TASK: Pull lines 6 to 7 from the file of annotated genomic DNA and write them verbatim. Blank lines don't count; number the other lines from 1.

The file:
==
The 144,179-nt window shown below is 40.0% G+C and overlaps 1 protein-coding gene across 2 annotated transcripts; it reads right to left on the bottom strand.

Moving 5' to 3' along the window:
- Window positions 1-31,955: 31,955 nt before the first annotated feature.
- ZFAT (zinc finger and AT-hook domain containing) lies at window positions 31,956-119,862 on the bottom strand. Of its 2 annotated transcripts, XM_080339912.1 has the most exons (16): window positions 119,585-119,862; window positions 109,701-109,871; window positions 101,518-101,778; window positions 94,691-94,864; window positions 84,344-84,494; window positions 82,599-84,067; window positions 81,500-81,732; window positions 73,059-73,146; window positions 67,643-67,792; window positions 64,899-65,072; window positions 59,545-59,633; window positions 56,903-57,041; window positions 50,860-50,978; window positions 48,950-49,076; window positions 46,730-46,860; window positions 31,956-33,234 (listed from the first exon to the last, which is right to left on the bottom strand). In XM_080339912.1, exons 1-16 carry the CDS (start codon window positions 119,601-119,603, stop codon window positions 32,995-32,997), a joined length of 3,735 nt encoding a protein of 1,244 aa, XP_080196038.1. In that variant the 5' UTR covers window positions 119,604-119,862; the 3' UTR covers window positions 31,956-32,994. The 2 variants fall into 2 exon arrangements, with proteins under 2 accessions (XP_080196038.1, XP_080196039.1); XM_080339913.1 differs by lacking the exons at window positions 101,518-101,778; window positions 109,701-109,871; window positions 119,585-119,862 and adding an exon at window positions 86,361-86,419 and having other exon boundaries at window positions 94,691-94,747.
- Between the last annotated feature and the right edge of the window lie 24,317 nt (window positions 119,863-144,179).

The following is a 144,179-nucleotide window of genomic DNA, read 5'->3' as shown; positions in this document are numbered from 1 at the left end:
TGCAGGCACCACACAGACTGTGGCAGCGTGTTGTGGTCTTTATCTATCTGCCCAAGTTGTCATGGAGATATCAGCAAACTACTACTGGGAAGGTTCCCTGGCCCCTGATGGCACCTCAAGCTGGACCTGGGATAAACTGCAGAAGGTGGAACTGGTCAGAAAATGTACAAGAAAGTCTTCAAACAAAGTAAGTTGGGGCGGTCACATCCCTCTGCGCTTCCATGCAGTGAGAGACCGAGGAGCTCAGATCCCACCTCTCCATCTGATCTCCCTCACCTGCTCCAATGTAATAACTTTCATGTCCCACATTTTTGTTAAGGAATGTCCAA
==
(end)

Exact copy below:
The following is a 144,179-nucleotide window of genomic DNA, read 5'->3' as shown; positions in this document are numbered from 1 at the left end:
TGCAGGCACCACACAGACTGTGGCAGCGTGTTGTGGTCTTTATCTATCTGCCCAAGTTGTCATGGAGATATCAGCAAACTACTACTGGGAAGGTTCCCTGGCCCCTGATGGCACCTCAAGCTGGACCTGGGATAAACTGCAGAAGGTGGAACTGGTCAGAAAATGTACAAGAAAGTCTTCAAACAAAGTAAGTTGGGGCGGTCACATCCCTCTGCGCTTCCATGCAGTGAGAGACCGAGGAGCTCAGATCCCACCTCTCCATCTGATCTCCCTCACCTGCTCCAATGTAATAACTTTCATGTCCCACATTTTTGTTAAGGAATGTCCAA